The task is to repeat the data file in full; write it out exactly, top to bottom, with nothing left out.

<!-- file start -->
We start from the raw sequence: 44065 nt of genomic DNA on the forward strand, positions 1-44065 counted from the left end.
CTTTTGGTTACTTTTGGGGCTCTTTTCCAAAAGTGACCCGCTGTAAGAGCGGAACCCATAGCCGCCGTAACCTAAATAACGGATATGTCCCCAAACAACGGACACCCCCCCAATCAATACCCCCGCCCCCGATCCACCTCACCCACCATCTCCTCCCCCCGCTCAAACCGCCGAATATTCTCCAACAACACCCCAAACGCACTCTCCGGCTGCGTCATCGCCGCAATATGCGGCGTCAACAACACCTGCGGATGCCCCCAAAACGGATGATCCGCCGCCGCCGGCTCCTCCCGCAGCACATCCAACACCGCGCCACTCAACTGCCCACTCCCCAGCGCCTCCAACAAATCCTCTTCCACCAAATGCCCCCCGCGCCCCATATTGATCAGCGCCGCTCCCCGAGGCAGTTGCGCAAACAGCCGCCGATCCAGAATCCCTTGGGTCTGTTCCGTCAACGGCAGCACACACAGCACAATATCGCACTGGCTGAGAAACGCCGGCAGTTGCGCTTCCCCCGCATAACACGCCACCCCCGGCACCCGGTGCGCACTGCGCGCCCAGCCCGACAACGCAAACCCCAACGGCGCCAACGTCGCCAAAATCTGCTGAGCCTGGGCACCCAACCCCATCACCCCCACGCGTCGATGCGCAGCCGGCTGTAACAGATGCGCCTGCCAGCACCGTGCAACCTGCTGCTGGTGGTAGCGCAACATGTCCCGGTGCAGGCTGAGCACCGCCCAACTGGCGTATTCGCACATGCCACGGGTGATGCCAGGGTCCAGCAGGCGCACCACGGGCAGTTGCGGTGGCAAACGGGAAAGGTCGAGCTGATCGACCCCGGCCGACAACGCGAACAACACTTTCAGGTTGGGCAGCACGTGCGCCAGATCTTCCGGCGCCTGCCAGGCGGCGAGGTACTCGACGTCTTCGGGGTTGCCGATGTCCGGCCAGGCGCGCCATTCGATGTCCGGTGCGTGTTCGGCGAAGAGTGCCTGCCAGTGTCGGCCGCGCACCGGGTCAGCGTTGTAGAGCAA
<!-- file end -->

We start from the raw sequence: 44065 nt of genomic DNA on the forward strand, positions 1-44065 counted from the left end.
CTTTTGGTTACTTTTGGGGCTCTTTTCCAAAAGTGACCCGCTGTAAGAGCGGAACCCATAGCCGCCGTAACCTAAATAACGGATATGTCCCCAAACAACGGACACCCCCCCAATCAATACCCCCGCCCCCGATCCACCTCACCCACCATCTCCTCCCCCCGCTCAAACCGCCGAATATTCTCCAACAACACCCCAAACGCACTCTCCGGCTGCGTCATCGCCGCAATATGCGGCGTCAACAACACCTGCGGATGCCCCCAAAACGGATGATCCGCCGCCGCCGGCTCCTCCCGCAGCACATCCAACACCGCGCCACTCAACTGCCCACTCCCCAGCGCCTCCAACAAATCCTCTTCCACCAAATGCCCCCCGCGCCCCATATTGATCAGCGCCGCTCCCCGAGGCAGTTGCGCAAACAGCCGCCGATCCAGAATCCCTTGGGTCTGTTCCGTCAACGGCAGCACACACAGCACAATATCGCACTGGCTGAGAAACGCCGGCAGTTGCGCTTCCCCCGCATAACACGCCACCCCCGGCACCCGGTGCGCACTGCGCGCCCAGCCCGACAACGCAAACCCCAACGGCGCCAACGTCGCCAAAATCTGCTGAGCCTGGGCACCCAACCCCATCACCCCCACGCGTCGATGCGCAGCCGGCTGTAACAGATGCGCCTGCCAGCACCGTGCAACCTGCTGCTGGTGGTAGCGCAACATGTCCCGGTGCAGGCTGAGCACCGCCCAACTGGCGTATTCGCACATGCCACGGGTGATGCCAGGGTCCAGCAGGCGCACCACGGGCAGTTGCGGTGGCAAACGGGAAAGGTCGAGCTGATCGACCCCGGCCGACAACGCGAACAACACTTTCAGGTTGGGCAGCACGTGCGCCAGATCTTCCGGCGCCTGCCAGGCGGCGAGGTACTCGACGTCTTCGGGGTTGCCGATGTCCGGCCAGGCGCGCCATTCGATGTCCGGTGCGTGTTCGGCGAAGAGTGCCTGCCAGTGTCGGCCGCGCACCGGGTCAGCGTTGTAGAGCAA